Outside the Law
Rachid Bouchareb’s breathless epic starts in 1945 with an Algerian family being unceremoniously turfed off the land where they have lived for generations, and then half-murdered by the police and army in a horrific massacre following an attempted march for independence. Of the three sons remaining, Abdelkader (Sami Bouajila), ‘the best in the class’, has been incarcerated, Messaoud (Roschdy Zem), the soldier, has been shipped off to fight in Indochina, and it is left to Saïd (Jamel Debbouze), the bandit, to drag his unwilling mother away from all this brutality to France in order to survive, vowing to return.
Outside the Law is a broad-brush history of the terrorist activities of the FLN in the struggle for Algerian independence, of their brutal repression by the French state, and the circle of escalating tit-for-tat depravities that followed. The opening half-hour or so detailed above has the audience sympathies firmly on the side of Abdelkader and Messaoud when they start their activities in 50s France, but those sympathies are increasingly questioned as the film progresses. Their inflexible revolutionary doctrine will require them to forego the comforts of normal life, finagle money from their brethren, kill and kill again, and ultimately to sacrifice their countrymen like pawns and make decisions that will destroy lives without deliberation. The state responds with intimidation, torture and outright murder, and its own brand of terrorism in the case of the activities of the ‘Red Hand’, whose members try to bomb and assassinate the FLN out of existence on French soil.
It is in this straightforward detailing of incident after incident that Outside the Law most resembles one of its clear models, Gillo Pontecorvo’s classic The Battle of Algiers (1966). Near the beginning, Bouchareb’s film has a march that recalls those of The Battle of Algiers, and a scene where an imprisoned Abdelkader witnesses a political execution of one of his cellmates strongly echoes a similar scene in the earlier film. But whereas The Battle of Algiers adheres to a heightened documentary-style approach, concerned mainly with the events, the facts of the case, Outside the Law builds the historical business around a fictional family drama. This becomes clearer after its relocation to France, when the brothers emerge as distinct personalities. Saïd is apolitical and amoral, happy to grasp the opportunities the new country offers, forced into joining the revolution by blood ties. Messaoud is the reluctant soldier, committed to the cause but appalled by his own capacity for murder and the gulf it is opening between him and any chance of a normal life with his new family. Abdelkader is probably the least sympathetic, and most fascinating of the three, an intellectual turned revolutionary firebrand by his time in prison; his adherence to the practice and rhetoric of the FLN barely conceals a physical distaste for what this entails, and chinks in his true believer status emerge throughout.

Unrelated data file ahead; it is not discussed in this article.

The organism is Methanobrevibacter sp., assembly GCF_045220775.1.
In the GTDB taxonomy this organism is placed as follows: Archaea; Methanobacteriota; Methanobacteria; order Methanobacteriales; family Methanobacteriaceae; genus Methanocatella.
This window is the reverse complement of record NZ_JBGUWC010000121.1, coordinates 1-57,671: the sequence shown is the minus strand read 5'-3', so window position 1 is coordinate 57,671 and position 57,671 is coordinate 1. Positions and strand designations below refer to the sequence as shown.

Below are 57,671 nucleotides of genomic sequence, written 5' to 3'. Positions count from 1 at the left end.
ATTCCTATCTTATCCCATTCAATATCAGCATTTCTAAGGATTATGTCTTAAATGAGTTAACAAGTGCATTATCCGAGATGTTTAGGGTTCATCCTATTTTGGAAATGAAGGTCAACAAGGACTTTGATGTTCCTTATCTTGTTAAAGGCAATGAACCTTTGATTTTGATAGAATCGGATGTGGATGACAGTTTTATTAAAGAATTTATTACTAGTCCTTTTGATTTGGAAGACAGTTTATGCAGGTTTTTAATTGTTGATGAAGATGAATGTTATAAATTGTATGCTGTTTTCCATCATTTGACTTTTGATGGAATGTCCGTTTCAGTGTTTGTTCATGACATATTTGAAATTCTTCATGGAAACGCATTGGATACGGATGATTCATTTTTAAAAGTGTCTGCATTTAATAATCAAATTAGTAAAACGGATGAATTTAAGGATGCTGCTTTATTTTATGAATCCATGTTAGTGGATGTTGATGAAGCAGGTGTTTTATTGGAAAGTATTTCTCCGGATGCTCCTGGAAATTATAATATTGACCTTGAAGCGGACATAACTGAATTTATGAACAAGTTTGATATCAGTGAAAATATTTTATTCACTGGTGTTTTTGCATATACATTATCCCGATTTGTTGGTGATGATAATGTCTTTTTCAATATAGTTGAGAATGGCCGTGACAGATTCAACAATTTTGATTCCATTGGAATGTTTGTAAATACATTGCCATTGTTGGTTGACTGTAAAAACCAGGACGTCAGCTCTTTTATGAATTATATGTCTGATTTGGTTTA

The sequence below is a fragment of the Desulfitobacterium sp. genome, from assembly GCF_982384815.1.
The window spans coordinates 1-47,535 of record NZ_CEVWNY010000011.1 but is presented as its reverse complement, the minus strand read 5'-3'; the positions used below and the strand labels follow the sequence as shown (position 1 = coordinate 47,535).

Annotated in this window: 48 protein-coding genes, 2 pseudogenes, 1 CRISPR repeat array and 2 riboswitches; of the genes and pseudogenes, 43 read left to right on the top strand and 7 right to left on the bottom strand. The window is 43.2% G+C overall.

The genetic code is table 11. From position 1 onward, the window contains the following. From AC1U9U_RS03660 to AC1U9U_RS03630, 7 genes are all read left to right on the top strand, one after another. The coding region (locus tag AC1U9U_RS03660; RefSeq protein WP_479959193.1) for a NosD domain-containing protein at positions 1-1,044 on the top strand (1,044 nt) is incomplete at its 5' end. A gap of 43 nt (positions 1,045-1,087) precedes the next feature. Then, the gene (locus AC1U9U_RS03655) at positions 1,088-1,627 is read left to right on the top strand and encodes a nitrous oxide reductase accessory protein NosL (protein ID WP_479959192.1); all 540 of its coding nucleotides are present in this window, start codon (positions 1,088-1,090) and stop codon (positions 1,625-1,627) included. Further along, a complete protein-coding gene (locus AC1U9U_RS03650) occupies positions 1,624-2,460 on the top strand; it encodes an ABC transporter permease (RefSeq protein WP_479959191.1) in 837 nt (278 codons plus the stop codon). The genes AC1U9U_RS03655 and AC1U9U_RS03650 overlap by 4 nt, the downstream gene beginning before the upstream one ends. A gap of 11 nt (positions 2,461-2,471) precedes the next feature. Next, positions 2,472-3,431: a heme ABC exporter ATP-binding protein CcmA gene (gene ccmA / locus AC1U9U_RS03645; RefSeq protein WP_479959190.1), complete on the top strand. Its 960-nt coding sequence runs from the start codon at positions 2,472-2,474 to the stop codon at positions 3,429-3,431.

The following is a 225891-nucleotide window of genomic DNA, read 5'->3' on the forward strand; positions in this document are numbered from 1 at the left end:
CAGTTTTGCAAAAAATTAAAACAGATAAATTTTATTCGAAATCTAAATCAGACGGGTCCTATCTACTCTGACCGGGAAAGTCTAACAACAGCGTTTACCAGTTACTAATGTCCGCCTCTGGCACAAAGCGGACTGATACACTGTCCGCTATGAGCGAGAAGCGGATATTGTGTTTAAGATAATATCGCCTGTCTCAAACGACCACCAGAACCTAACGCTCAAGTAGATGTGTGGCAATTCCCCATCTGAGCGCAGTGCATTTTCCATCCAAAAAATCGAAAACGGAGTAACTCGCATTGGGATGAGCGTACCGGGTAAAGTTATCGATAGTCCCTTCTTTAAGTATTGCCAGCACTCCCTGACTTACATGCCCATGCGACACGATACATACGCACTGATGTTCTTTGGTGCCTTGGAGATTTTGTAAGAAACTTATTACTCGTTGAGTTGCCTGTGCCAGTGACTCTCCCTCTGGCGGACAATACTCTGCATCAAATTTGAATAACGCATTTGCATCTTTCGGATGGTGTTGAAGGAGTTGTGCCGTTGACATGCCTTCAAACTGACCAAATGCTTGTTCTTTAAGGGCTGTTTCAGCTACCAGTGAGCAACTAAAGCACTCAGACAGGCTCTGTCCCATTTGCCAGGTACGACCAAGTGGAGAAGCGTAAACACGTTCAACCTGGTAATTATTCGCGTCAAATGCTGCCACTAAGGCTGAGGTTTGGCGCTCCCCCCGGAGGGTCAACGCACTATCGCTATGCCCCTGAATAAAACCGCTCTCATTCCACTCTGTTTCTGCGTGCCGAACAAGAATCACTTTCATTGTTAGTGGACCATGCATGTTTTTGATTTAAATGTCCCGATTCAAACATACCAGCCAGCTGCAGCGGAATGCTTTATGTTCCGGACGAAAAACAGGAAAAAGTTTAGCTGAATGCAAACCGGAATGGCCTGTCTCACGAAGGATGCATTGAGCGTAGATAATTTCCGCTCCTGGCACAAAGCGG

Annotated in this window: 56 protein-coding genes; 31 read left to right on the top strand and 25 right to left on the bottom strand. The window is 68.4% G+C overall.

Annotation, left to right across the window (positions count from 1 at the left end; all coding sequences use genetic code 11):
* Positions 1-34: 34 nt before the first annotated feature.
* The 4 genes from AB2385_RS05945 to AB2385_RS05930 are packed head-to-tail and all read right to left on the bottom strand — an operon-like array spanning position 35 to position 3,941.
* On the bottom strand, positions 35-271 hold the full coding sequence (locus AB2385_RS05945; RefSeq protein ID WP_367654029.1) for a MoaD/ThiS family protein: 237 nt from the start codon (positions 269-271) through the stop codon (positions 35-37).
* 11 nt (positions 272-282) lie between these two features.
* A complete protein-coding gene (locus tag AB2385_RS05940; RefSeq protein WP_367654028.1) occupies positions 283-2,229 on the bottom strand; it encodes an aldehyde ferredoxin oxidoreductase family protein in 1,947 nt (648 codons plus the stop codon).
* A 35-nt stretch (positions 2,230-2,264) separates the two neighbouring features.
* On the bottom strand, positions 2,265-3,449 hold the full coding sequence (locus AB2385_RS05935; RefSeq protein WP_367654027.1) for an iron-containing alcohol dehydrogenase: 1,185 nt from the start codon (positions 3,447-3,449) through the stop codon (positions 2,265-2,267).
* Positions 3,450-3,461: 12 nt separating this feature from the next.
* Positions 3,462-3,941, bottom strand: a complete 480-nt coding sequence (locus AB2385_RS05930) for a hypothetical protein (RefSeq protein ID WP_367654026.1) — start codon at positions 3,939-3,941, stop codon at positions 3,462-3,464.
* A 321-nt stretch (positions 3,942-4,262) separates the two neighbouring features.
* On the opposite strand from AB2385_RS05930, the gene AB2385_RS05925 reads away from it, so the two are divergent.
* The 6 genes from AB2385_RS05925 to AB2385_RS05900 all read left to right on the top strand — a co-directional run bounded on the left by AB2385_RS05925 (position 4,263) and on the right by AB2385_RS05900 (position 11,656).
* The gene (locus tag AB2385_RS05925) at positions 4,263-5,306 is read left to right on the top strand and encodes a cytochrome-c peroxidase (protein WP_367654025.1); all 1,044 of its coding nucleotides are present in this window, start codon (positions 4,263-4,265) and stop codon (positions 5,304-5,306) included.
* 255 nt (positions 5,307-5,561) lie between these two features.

The film’s breakneck pace and sheer amount of incident have their victims, alas: the three main female roles are never fully fleshed out as characters, and ultimately disappear from the narrative. As the titles ‘one year later’, ‘eight months later’ flash up scene after scene you may wish, like Messaoud, for a little breathing room outside of the struggle. A brief conversation about the merits, or lack thereof, of Western pop music in the last hour makes the viewer aware of how little humour or actual family life there has been in the depiction of this family. It’s to the credit of the three central performances that the characters seem as human as they do. The story necessitates a fair few sketched-in characters, a lot of exposition and some clunky on-the-nose dialogue along the way, problematically so in the opening Algerian section, where the compressed cavalcade of human misery and story information delivered in such a short space of time borders upon parody. None of this would be a problem had Outside the Law adhered to The Battle of Algiers‘ austere journalistic blueprint, and a lively argument could be had over what each film has gained or lost through its approach to filming contentious history. Incidentally, the climax of Bouchareb’s film occurs during the events that lie at the heart of Michael Haneke’s Hidden, now there’s a triple bill waiting to happen…
Ultimately, Outside the Law bulldozes through most objections with its sure-footed pace and wealth of tense, well-mounted set-pieces, a series of battles, killings and escapes set to a brooding pulsing score that will have most viewers gripped, if slightly battered and exhausted by the end of its 137 minutes. It’s handsome, confident large-scale cinema, with a fascinating historical heart. Take no prisoners stuff.